Get To Know Your CEO

Nathan is a member of The Motley Fool Blog Network -- entries represent the personal opinion of the blogger and are not formally edited.

While it’s sometimes an easy fact for investors to forget, a company is much more than just a collection of products and services, numbers on a balance sheet, or a stock price. It’s a living, breathing, ever-evolving team of people organized to unite and accomplish a specific and shared goal in unison. And - like any other team - a company requires a strong, intelligent, capable, and insightful leader.

The purpose of this article is to introduce and examine the founders and leaders of today’s most influential businesses and to analyze how their unique management techniques have and will influence their company’s investors.


Google was founded in 1998 by Larry Page and Sergey Brin "to organize the world's information and make it universally accessible and useful” while adhering to the company’s unofficial slogan of “Don’t be evil.” Google’s focus on unbiased objectivism and consumer protection blessed the company in countless ways, allowing the once tiny startup to grow into one of the most powerful, valuable, and influential technology companies ever.

In 2004, Google debuted on public markets at $85/share. The company closed its first session at $100.34 and ended the year at $194. However, not everything was perfect in the kingdom. Concern was growing that Google’s “Don’t be evil” culture would be overtaken by the short-term demands of shareholders. In 2006, Google added “Chief Culture Officer” to Head of HR Stacy Sullivan’s title to ensure that the company’s unique essence would be preserved.   

Today, Larry and Sergey -- who are currently committed to a 20-year agreement to remain employed by Google until at least 2024 -- continue to lead the company into uncharted territory. Recently overtaking industries such as GPS navigation and mobile software development with innovative and free products, Google truly inspires the thought: “What will they think of next?”


Yahoo! was founded in 1995 by Jerry Yang and David Filo. The company grew rapidly throughout the 1990’s, quickly becoming one of the most visited web properties in the history of the internet. However, as the internet grew larger and more difficult to organize, Yahoo! would eventually succumb to the fierce competition of innovative and nimble competitors -- namely Google.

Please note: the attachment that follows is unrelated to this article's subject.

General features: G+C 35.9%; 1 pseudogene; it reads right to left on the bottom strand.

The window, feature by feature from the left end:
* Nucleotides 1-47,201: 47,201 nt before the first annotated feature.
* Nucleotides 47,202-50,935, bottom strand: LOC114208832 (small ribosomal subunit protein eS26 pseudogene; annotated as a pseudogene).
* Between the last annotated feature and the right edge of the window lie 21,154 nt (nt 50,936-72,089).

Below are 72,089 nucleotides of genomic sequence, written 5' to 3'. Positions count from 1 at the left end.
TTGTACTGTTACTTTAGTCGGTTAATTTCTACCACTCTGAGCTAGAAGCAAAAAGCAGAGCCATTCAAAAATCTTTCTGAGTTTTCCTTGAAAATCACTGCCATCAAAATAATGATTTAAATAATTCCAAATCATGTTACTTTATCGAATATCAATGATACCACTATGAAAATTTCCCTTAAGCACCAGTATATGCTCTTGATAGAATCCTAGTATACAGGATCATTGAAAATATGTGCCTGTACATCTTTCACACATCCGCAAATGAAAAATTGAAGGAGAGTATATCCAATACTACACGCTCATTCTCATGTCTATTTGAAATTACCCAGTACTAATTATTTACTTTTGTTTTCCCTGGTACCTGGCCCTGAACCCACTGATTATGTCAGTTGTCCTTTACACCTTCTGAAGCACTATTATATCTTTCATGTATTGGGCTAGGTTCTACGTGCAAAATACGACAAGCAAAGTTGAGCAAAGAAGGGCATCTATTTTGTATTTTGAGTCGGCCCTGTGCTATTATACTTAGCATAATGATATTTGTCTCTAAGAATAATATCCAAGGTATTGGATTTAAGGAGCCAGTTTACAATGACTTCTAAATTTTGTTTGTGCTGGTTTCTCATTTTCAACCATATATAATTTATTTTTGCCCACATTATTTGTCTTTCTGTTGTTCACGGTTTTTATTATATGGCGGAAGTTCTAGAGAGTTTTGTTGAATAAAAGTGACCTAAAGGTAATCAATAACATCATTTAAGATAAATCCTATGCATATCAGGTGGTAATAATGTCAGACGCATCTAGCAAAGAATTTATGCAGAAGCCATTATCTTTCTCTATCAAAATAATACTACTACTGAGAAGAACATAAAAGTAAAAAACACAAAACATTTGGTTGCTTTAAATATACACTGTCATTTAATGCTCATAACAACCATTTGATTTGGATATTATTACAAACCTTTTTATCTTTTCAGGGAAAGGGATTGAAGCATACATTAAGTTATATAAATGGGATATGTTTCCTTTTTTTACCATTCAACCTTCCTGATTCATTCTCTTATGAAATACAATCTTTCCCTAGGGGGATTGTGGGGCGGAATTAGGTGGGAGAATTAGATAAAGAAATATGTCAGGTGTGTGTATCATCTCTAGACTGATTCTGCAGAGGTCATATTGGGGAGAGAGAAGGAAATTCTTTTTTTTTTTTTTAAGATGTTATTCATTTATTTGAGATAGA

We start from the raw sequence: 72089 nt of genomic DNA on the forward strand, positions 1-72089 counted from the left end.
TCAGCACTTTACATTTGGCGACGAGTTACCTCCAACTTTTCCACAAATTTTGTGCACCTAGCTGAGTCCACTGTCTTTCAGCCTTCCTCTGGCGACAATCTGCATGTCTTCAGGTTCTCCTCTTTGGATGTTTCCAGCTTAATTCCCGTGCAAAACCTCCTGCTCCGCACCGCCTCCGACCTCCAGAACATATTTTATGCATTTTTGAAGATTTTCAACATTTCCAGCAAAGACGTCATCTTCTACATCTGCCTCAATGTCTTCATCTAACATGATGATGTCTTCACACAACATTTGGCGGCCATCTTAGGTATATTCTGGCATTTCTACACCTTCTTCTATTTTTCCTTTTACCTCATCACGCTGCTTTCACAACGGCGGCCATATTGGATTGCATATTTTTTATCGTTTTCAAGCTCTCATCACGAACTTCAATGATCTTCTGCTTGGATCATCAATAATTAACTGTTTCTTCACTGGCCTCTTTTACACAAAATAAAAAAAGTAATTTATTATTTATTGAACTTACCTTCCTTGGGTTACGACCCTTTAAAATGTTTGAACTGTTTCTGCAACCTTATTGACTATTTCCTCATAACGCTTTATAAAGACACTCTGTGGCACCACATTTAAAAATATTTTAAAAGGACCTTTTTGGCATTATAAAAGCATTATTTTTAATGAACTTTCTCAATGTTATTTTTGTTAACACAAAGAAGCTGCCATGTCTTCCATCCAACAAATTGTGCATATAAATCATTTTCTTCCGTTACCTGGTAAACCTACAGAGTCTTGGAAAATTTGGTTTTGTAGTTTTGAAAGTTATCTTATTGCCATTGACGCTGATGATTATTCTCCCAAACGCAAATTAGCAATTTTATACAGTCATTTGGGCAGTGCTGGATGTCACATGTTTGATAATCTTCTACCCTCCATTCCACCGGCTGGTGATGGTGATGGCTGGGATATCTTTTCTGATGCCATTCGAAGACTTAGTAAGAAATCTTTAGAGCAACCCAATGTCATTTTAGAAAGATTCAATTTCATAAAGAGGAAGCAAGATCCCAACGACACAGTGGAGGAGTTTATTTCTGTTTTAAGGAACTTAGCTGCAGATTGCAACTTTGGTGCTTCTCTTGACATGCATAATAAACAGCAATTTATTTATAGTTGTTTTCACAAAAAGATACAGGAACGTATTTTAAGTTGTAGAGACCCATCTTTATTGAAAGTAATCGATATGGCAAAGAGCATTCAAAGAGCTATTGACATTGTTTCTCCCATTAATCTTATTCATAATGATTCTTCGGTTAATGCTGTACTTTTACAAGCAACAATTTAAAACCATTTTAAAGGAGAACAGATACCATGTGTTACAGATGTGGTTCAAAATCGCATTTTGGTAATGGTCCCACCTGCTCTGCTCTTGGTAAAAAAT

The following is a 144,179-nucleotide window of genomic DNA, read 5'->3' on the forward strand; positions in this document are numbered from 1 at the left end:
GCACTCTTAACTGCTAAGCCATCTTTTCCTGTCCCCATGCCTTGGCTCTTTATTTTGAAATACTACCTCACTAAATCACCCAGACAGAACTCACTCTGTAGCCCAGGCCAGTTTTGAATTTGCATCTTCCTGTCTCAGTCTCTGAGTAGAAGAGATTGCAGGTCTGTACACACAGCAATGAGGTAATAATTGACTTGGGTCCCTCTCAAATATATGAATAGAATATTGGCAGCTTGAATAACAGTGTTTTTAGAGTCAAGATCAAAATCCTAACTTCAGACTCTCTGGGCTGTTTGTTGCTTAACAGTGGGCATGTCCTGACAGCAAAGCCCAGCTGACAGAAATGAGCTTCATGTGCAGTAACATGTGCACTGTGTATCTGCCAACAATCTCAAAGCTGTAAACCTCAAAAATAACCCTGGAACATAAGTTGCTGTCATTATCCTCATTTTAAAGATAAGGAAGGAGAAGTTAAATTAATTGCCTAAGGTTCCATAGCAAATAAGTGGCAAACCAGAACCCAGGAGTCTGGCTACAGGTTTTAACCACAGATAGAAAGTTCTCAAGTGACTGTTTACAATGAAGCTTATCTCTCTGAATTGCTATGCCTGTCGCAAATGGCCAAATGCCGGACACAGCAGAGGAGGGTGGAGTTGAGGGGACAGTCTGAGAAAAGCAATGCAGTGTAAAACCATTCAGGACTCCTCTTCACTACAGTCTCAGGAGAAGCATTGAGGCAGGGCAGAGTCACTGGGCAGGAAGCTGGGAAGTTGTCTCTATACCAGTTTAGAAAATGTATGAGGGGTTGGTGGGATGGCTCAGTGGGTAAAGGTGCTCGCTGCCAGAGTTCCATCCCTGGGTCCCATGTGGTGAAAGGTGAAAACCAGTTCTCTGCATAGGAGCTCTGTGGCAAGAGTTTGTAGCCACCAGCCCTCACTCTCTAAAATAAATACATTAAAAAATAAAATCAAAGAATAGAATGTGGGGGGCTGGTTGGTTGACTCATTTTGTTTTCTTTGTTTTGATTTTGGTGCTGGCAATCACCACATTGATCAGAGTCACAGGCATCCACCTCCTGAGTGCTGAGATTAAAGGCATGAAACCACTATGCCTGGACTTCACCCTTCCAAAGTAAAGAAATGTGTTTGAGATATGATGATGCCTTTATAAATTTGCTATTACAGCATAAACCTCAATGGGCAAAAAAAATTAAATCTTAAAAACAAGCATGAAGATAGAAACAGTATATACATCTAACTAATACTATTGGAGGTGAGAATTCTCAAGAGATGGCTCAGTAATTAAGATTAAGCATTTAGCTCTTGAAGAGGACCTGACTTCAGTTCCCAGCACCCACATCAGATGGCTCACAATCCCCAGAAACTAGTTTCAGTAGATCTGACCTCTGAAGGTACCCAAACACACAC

After passing over a $44.6 billion unsolicited bid from Microsoft in 2008, Yang was ousted as CEO. From there, Yahoo! faced year-after-year of shrinking revenues, underinvestment, mismanagement, and declining stock prices. It looked like there was no hope for the struggling former web giant.

Until, on July 17, 2012, Marissa Mayer - a former Google executive - took the reins as CEO of Yahoo! with a promise to reinvigorate and breathe life into the dying empire. Mayer has since rolled out numerous refreshing product updates, vastly improved the company’s long-heralded and unique culture, and given shareholders and top employees confidence by overseeing a 30%+ increase in the company’s stock price since she took over.

At this point, a bet on Yahoo! is a bet on Marissa Mayer -- and that's a bet Wall Street appears willing to make.

Tesla Motors (NASDAQ: TSLA)

Named after legendary engineer and physicist Nikola Tesla and founded in 2003 by Elon Musk & friends, Tesla Motors intends to commercialize electric vehicles from the early-adopter stage the industry is in now all the way to mass market production. With products such as the Tesla Roadster -- the first fully electric sports car -- and the Model S -- a fully electric luxury sedan -- Tesla has already revolutionized the fledgling electric vehicle industry.